Between the key whole milk powder prices rising 45% during the past six months and six of the seven major dairy-producing countries reporting production declines, Rabobank’s dairy quarterly report paints a reasonably positive outlook for 2017.
However, recovery may become the catchphrase of the current season, as opposed to outright profitability, and the US currency may yet have a major impact, and on various markets.
Co-author Rabobank dairy analyst Emma Higgins said the recent rally in global dairy prices heralded further positives as global efforts to increase overall production would take time.
»Reduced cow numbers and challenging production conditions mean we expect the recovery of global dairy production and volumes for export will be delayed until the second half of 2017.
»This will create further upward price pressure in the short term,» she said.
While the GlobalDairyTrade (GDT) auction last week, the first of the year, saw a second consecutive dip – overall prices were down 3.9% and whole milk powder 7.7% lower – the annual gains were still impressive.
Fonterra told shareholders at its annual meeting in December the indicative payout to its more than 10,500 farmer suppliers this season would be $6.40 per kilogram of milk solids.
In the first GDT auction of 2016, whole milk powder prices fell 4.4%, raising the prospect Fonterra’s farm-gate payout of the time of $4.60 per kg of milk solids would be at risk and leaving the majority of Fonterra dairy farmers in a negative cash-flow position.
Ms Higgins said last week’s GDT auction results, when the index declined 3.9%, confirmed the production road ahead would be »bumpy».
»Whole milk powder has posted the strongest recovery in recent months, with prices increasing by more than 45% in the last six months of 2016, while consumer and food-service demand for butter is behind much of the upswing in dairy fat pricing,» she said.
The challenging production conditions were particularly evident in New Zealand, Ms Higgins said.
There had been disruptive weather at the beginning of the season, »severely hammering» spring pasture growth in the North Island and setting the scene for the rest of the season.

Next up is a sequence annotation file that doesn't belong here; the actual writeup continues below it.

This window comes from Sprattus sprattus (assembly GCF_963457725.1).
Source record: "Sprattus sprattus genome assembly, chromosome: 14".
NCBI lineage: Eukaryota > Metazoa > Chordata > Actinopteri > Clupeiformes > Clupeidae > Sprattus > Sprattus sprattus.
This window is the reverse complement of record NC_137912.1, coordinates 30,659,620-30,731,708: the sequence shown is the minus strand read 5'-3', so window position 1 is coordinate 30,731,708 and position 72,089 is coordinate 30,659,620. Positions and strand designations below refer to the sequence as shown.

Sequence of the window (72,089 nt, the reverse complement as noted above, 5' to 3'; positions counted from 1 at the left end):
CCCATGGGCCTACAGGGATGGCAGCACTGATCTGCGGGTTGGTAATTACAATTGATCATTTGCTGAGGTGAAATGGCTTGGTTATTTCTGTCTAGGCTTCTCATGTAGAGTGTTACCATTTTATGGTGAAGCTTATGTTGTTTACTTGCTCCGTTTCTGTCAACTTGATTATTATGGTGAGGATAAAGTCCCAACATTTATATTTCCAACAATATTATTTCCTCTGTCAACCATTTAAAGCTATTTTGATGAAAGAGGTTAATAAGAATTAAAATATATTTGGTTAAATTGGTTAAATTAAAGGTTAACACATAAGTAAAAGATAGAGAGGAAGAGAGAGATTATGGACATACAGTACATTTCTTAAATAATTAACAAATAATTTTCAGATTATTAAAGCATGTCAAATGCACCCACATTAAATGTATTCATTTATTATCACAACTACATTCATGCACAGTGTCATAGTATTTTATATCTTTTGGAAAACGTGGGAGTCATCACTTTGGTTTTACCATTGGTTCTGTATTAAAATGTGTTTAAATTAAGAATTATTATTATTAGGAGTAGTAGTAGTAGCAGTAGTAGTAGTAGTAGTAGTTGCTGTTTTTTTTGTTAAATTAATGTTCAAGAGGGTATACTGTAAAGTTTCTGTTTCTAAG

»The South Island has fared better, however, and we are still picking milk production for the full season to be down between 5% and 7%,» she said.
While prices had improved across the board, the recovery would remain »bumpy», as prices across the dairy complex increasingly diverged.
However, while global milk production was declining, dairy demand in the US and Europe had strengthened, enabling stock growth to grind to a halt and global dairy prices had »rocketed upwards» as a result.
Ms Higgins cautioned about the effects of rising prices.
While increases in Fonterra’s forecast farm-gate milk price for the 2016-17 season would have pushed many farmers back into the black, the current seasons theme was likely to be one of recovery.
»Given the speed at which dairy prices have increased since mid-2016, we see further upside to Fonterra’s 2016-17 farm-gate milk price, but, despite this, the focus for most will be on recovering the ground lost over the last two seasons,» she said.
Ms Higgins identified five key factors to watch in early 2017 which could affect the market: currency moves, affordability, Chinese buying, Dutch environmental emissions and Californian regulations.
»How developments unfold in relation to these areas will influence the direction of global dairy markets in the first half of 2017,» Ms Higgins said.
With the continued strengthening of the US economy, US interest rates were expected to continue to rise, resulting in a stronger US dollar.
»This will provide headwinds for US exporters and, at the same time, act as a limiting factor on the level of price rises in US dollar-denominated markets,» Ms Higgins said.
A stronger US dollar would also reduce the affordability of dairy products in emerging markets and test demand threshold, she said.
That »affordability» issue in emerging markets is likely to counter some of the upward price pressure as the price rally continued to develop, she said.